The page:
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Browsing: Legal Papers of John Adams, Volume 1


This foot note contained in document ADMS-05-01-02-0002-0001-0002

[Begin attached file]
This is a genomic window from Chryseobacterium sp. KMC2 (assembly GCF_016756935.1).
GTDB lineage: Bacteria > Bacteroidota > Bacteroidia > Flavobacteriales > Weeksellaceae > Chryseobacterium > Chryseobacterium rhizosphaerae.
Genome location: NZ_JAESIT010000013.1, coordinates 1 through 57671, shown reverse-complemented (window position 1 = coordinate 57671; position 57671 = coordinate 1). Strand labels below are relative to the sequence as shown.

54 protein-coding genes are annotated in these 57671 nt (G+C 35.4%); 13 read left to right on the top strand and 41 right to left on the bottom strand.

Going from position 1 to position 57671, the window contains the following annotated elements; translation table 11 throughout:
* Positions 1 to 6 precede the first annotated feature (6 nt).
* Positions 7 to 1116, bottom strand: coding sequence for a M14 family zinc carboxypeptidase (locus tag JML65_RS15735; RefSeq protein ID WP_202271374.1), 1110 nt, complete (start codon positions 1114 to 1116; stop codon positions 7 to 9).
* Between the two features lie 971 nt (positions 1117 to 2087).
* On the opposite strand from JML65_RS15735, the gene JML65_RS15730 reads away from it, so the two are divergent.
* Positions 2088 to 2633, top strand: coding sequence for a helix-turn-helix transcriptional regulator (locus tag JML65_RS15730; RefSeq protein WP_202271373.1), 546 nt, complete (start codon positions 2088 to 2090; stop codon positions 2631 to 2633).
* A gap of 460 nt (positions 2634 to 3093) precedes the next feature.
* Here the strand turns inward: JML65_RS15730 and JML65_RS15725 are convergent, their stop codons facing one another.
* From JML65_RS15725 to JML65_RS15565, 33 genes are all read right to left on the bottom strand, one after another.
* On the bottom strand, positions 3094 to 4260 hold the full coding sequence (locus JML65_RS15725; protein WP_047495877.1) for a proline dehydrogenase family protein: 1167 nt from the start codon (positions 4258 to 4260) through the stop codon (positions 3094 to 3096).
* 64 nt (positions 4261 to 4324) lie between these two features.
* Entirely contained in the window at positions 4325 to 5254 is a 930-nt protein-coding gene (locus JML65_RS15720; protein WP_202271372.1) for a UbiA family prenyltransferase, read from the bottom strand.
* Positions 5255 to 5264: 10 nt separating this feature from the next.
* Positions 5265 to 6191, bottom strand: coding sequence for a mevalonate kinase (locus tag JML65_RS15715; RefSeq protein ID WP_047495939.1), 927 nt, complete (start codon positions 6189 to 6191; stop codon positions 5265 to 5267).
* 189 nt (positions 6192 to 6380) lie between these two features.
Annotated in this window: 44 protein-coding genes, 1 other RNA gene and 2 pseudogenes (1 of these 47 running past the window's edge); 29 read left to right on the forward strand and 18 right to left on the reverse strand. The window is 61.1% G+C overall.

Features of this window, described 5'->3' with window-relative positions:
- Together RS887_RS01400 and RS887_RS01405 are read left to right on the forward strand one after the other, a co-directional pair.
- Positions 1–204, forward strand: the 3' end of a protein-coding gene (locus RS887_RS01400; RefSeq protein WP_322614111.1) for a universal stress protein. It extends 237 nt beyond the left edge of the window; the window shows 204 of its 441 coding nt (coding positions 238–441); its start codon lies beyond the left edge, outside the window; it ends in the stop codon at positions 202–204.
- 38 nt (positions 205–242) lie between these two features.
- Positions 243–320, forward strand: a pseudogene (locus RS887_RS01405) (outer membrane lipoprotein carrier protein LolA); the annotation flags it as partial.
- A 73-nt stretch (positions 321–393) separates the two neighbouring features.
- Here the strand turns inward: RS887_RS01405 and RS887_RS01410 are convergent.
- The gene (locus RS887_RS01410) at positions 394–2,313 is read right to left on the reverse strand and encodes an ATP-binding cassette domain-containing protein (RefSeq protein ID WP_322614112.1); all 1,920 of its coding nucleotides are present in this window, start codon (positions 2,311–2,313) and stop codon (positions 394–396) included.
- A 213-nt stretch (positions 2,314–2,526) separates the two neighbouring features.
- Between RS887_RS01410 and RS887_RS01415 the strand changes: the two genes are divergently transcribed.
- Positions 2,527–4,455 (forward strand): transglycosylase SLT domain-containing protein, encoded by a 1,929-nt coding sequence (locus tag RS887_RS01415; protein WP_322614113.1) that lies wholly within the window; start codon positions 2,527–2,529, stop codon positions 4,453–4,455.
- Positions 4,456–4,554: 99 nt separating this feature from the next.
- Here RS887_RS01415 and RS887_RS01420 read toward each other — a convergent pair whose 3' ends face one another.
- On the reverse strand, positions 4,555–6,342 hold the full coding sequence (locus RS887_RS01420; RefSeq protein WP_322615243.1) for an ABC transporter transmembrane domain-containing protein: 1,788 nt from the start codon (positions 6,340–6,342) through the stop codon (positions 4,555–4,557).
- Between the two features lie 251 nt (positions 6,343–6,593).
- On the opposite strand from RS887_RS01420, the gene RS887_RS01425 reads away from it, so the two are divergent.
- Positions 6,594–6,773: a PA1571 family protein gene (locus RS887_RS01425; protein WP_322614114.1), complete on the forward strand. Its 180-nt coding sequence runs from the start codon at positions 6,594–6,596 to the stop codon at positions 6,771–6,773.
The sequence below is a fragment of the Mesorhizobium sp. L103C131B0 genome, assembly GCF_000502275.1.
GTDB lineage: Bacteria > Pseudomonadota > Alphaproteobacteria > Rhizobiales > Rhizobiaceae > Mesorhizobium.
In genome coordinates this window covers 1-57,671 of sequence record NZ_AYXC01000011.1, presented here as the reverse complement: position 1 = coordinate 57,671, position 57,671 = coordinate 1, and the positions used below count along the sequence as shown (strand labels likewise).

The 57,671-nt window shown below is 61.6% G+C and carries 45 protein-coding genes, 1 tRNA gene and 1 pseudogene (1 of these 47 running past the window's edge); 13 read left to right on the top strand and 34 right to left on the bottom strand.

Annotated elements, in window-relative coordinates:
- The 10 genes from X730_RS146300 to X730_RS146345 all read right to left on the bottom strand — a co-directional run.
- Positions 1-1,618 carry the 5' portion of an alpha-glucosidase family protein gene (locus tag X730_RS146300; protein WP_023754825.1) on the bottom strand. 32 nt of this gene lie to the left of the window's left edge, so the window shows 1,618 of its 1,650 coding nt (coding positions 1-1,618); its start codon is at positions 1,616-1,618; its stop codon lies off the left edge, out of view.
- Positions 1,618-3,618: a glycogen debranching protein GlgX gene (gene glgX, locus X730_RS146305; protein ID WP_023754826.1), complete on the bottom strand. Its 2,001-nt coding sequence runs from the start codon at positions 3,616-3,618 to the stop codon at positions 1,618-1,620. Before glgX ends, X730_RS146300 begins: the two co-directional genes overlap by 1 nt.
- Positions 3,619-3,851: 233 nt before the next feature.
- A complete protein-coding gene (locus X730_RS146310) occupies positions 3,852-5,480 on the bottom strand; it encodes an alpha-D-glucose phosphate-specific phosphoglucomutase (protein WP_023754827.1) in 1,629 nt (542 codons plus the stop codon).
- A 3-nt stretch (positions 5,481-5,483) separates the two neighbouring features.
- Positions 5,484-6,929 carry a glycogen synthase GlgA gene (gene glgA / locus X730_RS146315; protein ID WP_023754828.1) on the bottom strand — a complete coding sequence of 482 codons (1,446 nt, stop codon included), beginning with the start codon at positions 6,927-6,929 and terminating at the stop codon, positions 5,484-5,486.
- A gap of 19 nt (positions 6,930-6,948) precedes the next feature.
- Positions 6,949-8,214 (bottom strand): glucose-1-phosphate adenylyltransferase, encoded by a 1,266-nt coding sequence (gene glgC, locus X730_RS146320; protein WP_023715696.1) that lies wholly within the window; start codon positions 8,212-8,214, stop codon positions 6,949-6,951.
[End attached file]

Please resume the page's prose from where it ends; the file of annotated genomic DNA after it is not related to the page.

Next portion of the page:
22. The plea, nil debet (literally, “he owes nothing”), was the general issue in debt, putting in issue, “nearly everything that negatived the existence of the debt at the time of the commencement of the action.” Sutton, Personal Actions 164. See Shipman, Common-law Pleading 327–328. The phrase in the plea abbreviated at the “&c.” is, in full, the commonly omitted formula called the “defense”: “comes and defends the wrong and injury when and where it so behoves him, and the damages, and whatsoever else he ought to defend.” “Defends” in this context means “denies.” See note 94 78 below. The concluding phrase, “puts himself on the Country,” is the formal conclusion of a traverse, a pleading tendering an issue triable by jury which the other party had to accept if properly pleaded. See Sutton, Personal Actions 81–83. The formal acceptance of the issue, known as the similiter, is omitted here. See note 68 52 below.